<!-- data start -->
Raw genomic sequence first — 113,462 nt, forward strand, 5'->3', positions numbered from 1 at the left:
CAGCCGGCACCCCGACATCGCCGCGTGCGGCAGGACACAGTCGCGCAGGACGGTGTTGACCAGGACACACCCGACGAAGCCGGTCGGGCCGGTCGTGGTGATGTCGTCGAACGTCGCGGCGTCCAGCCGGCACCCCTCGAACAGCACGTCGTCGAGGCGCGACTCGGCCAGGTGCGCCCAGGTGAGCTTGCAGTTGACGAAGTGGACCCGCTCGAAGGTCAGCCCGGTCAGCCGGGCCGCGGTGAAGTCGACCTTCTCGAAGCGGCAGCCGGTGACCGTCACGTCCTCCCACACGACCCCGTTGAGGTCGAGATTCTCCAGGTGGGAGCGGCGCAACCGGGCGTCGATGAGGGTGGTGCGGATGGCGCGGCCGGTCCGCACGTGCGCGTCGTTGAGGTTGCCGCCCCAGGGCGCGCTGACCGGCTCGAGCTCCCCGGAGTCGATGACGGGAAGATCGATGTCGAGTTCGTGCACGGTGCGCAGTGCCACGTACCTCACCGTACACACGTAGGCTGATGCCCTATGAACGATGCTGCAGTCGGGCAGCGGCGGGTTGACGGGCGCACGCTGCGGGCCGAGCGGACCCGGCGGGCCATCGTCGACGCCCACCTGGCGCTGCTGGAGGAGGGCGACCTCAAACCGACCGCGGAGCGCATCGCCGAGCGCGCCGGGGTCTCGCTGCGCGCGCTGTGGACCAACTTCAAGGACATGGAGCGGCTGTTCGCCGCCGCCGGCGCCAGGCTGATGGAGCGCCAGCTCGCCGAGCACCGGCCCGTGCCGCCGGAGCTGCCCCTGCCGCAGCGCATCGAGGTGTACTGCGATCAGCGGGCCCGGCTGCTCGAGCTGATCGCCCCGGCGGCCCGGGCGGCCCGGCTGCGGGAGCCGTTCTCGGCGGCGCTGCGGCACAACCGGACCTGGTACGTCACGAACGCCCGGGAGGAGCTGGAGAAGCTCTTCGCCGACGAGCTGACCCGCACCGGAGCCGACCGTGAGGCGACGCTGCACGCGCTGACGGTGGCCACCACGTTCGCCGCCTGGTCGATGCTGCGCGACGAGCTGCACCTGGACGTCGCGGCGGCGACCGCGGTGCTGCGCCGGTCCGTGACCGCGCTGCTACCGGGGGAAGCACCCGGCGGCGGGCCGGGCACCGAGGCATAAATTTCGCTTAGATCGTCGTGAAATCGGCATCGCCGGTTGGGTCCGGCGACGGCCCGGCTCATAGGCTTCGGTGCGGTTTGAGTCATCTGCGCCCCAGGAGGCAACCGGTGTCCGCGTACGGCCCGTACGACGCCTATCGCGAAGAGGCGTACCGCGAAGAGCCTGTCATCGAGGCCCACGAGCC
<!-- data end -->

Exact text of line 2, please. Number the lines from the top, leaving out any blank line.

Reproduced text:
CAGCCGGCACCCCGACATCGCCGCGTGCGGCAGGACACAGTCGCGCAGGACGGTGTTGACCAGGACACACCCGACGAAGCCGGTCGGGCCGGTCGTGGTGATGTCGTCGAACGTCGCGGCGTCCAGCCGGCACCCCTCGAACAGCACGTCGTCGAGGCGCGACTCGGCCAGGTGCGCCCAGGTGAGCTTGCAGTTGACGAAGTGGACCCGCTCGAAGGTCAGCCCGGTCAGCCGGGCCGCGGTGAAGTCGACCTTCTCGAAGCGGCAGCCGGTGACCGTCACGTCCTCCCACACGACCCCGTTGAGGTCGAGATTCTCCAGGTGGGAGCGGCGCAACCGGGCGTCGATGAGGGTGGTGCGGATGGCGCGGCCGGTCCGCACGTGCGCGTCGTTGAGGTTGCCGCCCCAGGGCGCGCTGACCGGCTCGAGCTCCCCGGAGTCGATGACGGGAAGATCGATGTCGAGTTCGTGCACGGTGCGCAGTGCCACGTACCTCACCGTACACACGTAGGCTGATGCCCTATGAACGATGCTGCAGTCGGGCAGCGGCGGGTTGACGGGCGCACGCTGCGGGCCGAGCGGACCCGGCGGGCCATCGTCGACGCCCACCTGGCGCTGCTGGAGGAGGGCGACCTCAAACCGACCGCGGAGCGCATCGCCGAGCGCGCCGGGGTCTCGCTGCGCGCGCTGTGGACCAACTTCAAGGACATGGAGCGGCTGTTCGCCGCCGCCGGCGCCAGGCTGATGGAGCGCCAGCTCGCCGAGCACCGGCCCGTGCCGCCGGAGCTGCCCCTGCCGCAGCGCATCGAGGTGTACTGCGATCAGCGGGCCCGGCTGCTCGAGCTGATCGCCCCGGCGGCCCGGGCGGCCCGGCTGCGGGAGCCGTTCTCGGCGGCGCTGCGGCACAACCGGACCTGGTACGTCACGAACGCCCGGGAGGAGCTGGAGAAGCTCTTCGCCGACGAGCTGACCCGCACCGGAGCCGACCGTGAGGCGACGCTGCACGCGCTGACGGTGGCCACCACGTTCGCCGCCTGGTCGATGCTGCGCGACGAGCTGCACCTGGACGTCGCGGCGGCGACCGCGGTGCTGCGCCGGTCCGTGACCGCGCTGCTACCGGGGGAAGCACCCGGCGGCGGGCCGGGCACCGAGGCATAAATTTCGCTTAGATCGTCGTGAAATCGGCATCGCCGGTTGGGTCCGGCGACGGCCCGGCTCATAGGCTTCGGTGCGGTTTGAGTCATCTGCGCCCCAGGAGGCAACCGGTGTCCGCGTACGGCCCGTACGACGCCTATCGCGAAGAGGCGTACCGCGAAGAGCCTGTCATCGAGGCCCACGAGCC